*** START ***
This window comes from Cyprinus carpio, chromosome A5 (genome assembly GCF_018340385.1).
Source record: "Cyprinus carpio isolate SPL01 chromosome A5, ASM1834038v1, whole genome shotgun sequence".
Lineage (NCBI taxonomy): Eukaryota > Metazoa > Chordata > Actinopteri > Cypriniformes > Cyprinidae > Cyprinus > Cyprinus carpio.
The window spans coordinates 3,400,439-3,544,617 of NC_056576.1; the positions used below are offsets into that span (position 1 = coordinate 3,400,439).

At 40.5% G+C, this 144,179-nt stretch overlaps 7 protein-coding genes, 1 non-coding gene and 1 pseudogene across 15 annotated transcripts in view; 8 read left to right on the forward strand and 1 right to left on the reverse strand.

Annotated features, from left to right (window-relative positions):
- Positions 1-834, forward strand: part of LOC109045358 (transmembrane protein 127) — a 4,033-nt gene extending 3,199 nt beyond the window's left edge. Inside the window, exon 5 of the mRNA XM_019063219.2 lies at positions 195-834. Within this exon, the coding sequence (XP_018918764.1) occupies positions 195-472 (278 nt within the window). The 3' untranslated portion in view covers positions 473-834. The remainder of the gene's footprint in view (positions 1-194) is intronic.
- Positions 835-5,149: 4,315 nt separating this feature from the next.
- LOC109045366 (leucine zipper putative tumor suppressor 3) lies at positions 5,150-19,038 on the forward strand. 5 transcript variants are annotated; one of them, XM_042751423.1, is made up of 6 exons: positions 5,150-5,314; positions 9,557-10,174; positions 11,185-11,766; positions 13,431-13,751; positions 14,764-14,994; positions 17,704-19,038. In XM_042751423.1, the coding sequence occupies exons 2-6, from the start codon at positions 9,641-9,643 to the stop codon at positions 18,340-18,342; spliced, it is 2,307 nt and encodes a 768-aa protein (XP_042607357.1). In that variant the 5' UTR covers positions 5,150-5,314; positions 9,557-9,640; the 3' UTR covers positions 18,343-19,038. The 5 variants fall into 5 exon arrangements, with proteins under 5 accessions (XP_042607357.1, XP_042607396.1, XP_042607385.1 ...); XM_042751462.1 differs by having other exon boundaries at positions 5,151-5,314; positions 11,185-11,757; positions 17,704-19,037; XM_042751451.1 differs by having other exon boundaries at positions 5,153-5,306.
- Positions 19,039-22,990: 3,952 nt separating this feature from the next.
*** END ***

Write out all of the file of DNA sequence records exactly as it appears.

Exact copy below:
This window comes from Cyprinus carpio, chromosome A5 (genome assembly GCF_018340385.1).
Source record: "Cyprinus carpio isolate SPL01 chromosome A5, ASM1834038v1, whole genome shotgun sequence".
Lineage (NCBI taxonomy): Eukaryota > Metazoa > Chordata > Actinopteri > Cypriniformes > Cyprinidae > Cyprinus > Cyprinus carpio.
The window spans coordinates 3,400,439-3,544,617 of NC_056576.1; the positions used below are offsets into that span (position 1 = coordinate 3,400,439).

At 40.5% G+C, this 144,179-nt stretch overlaps 7 protein-coding genes, 1 non-coding gene and 1 pseudogene across 15 annotated transcripts in view; 8 read left to right on the forward strand and 1 right to left on the reverse strand.

Annotated features, from left to right (window-relative positions):
- Positions 1-834, forward strand: part of LOC109045358 (transmembrane protein 127) — a 4,033-nt gene extending 3,199 nt beyond the window's left edge. Inside the window, exon 5 of the mRNA XM_019063219.2 lies at positions 195-834. Within this exon, the coding sequence (XP_018918764.1) occupies positions 195-472 (278 nt within the window). The 3' untranslated portion in view covers positions 473-834. The remainder of the gene's footprint in view (positions 1-194) is intronic.
- Positions 835-5,149: 4,315 nt separating this feature from the next.
- LOC109045366 (leucine zipper putative tumor suppressor 3) lies at positions 5,150-19,038 on the forward strand. 5 transcript variants are annotated; one of them, XM_042751423.1, is made up of 6 exons: positions 5,150-5,314; positions 9,557-10,174; positions 11,185-11,766; positions 13,431-13,751; positions 14,764-14,994; positions 17,704-19,038. In XM_042751423.1, the coding sequence occupies exons 2-6, from the start codon at positions 9,641-9,643 to the stop codon at positions 18,340-18,342; spliced, it is 2,307 nt and encodes a 768-aa protein (XP_042607357.1). In that variant the 5' UTR covers positions 5,150-5,314; positions 9,557-9,640; the 3' UTR covers positions 18,343-19,038. The 5 variants fall into 5 exon arrangements, with proteins under 5 accessions (XP_042607357.1, XP_042607396.1, XP_042607385.1 ...); XM_042751462.1 differs by having other exon boundaries at positions 5,151-5,314; positions 11,185-11,757; positions 17,704-19,037; XM_042751451.1 differs by having other exon boundaries at positions 5,153-5,306.
- Positions 19,039-22,990: 3,952 nt separating this feature from the next.